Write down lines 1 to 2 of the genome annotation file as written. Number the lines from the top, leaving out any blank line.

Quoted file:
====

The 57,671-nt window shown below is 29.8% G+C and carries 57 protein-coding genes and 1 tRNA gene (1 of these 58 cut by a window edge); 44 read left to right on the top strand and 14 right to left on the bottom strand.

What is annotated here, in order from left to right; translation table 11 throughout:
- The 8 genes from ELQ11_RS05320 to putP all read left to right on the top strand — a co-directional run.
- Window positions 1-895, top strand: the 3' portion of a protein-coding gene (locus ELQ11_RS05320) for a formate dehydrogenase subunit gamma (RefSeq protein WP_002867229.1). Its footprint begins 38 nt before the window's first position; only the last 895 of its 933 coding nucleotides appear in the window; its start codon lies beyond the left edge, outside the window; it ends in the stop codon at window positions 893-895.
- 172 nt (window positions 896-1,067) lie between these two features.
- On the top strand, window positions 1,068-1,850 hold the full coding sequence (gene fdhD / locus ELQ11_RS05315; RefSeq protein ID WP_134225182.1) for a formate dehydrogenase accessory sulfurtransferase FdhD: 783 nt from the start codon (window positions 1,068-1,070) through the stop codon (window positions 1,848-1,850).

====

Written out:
The 57,671-nt window shown below is 29.8% G+C and carries 57 protein-coding genes and 1 tRNA gene (1 of these 58 cut by a window edge); 44 read left to right on the top strand and 14 right to left on the bottom strand.

What is annotated here, in order from left to right; translation table 11 throughout: